Just this week, the NCAA enforcement body announced that five Ohio State football stars, including quarterback Terrelle Pryor, will be forced to sit the first five games of the 2011 season. The reason, according to NCAA officials, was that they all sold signed memorabilia from some of their college games and pocketed the money, which is a blatant violation of the NCAA rule code.
There are several ways to look at this issue and most of them have been covered by other writers. On one side, there is no reason for these players-who all have professional contracts of one kind or another coming their way-to sell this stuff for a couple thousand dollars. It's just dumb and it shows their lack of education and foresight. On the other side, it seems petty of the NCAA to suspend four top athletes for almost half a season because they made a couple thousand dollars off their own gear. That's pretty dumb too and all that will happen is that these players will go pro and their development will be stunted.
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But I really want to delve into the deeper issue that a lot of commentators have been ignoring. What does this show fans about the NCAA and its "punishment standards?" Simply put, how the NCAA suspend these players for five games because they moronically scalped a few pieces of gear and do nothing about the Cam Newton scandal?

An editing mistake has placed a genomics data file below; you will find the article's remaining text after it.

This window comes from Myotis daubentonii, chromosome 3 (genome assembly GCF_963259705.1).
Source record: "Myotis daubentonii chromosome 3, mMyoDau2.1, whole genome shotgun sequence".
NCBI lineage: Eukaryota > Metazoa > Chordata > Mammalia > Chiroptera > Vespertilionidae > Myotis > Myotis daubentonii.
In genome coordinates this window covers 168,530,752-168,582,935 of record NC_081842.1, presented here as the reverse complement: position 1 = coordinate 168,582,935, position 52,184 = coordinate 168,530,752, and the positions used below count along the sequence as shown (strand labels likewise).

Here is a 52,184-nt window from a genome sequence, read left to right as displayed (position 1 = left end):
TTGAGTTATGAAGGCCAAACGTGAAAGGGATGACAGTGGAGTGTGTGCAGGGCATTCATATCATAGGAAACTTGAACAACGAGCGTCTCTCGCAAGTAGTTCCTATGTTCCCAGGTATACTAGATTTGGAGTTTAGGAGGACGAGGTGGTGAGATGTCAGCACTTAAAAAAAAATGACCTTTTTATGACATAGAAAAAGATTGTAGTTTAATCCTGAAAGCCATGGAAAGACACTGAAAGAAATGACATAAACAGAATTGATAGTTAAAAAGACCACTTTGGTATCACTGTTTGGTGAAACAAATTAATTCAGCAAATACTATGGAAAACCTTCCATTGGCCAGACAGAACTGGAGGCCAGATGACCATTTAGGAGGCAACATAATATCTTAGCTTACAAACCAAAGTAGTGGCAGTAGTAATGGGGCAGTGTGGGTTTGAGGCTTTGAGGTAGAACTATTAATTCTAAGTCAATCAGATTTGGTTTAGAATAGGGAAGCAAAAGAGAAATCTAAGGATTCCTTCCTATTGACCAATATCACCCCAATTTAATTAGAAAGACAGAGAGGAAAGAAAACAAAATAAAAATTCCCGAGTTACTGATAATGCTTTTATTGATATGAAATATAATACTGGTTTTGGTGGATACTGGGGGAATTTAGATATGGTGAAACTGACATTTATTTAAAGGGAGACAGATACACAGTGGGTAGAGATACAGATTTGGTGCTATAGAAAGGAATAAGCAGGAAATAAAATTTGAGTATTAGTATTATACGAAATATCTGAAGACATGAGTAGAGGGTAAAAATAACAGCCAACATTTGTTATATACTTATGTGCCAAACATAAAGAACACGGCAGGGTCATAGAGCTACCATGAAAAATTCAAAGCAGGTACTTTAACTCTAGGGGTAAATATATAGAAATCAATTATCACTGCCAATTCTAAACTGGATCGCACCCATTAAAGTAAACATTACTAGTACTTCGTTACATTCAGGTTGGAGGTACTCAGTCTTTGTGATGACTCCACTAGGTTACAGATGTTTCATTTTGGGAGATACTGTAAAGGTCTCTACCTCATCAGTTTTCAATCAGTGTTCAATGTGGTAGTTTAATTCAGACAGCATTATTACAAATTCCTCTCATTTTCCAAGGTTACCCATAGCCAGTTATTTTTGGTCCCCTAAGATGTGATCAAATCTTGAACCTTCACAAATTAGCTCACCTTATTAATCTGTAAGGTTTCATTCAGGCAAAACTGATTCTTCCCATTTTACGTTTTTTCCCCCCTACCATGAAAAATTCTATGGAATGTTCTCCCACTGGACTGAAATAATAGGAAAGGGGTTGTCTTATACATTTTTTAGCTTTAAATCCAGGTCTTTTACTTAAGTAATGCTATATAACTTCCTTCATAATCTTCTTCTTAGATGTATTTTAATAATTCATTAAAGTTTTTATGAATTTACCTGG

Cam Newton's father tried to shop his son. That's what he did-let's not sugar coat it anymore please. It's a violation of every rule and, more importantly, every principle of the college game. After Cam's Florida expulsion, his father Cecil turned him into a modern "football prostitute" and offered his services to the highest bidder. This happened; we have the evidence to prove it. That Cecil was not in fact paid (so far as we know) and Cam may not have known should only lessen the punishment, the fact that he was not punished at all completely ridiculous. Seriously, Newton was shopped, went on to win the Heisman, and was never punished while these four guys are hit with NCAA's version of a Ford F150-how embarrassing is that?
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Last year, I wrote an article stating that the NCAA was going to war over violations and enforcing its rules. I thought that was fine and still do. But the double standard is ridiculous. If you are going to punish anyone then punish everyone. More importantly, scale it to make the punishment fit the crime please. The American Justice System, for all its flaws, does not intentionally electrocute shoplifters while letting murderers go free. The NCAA should follow that example and, for the sake of college football, try to come up with a system that makes sense.
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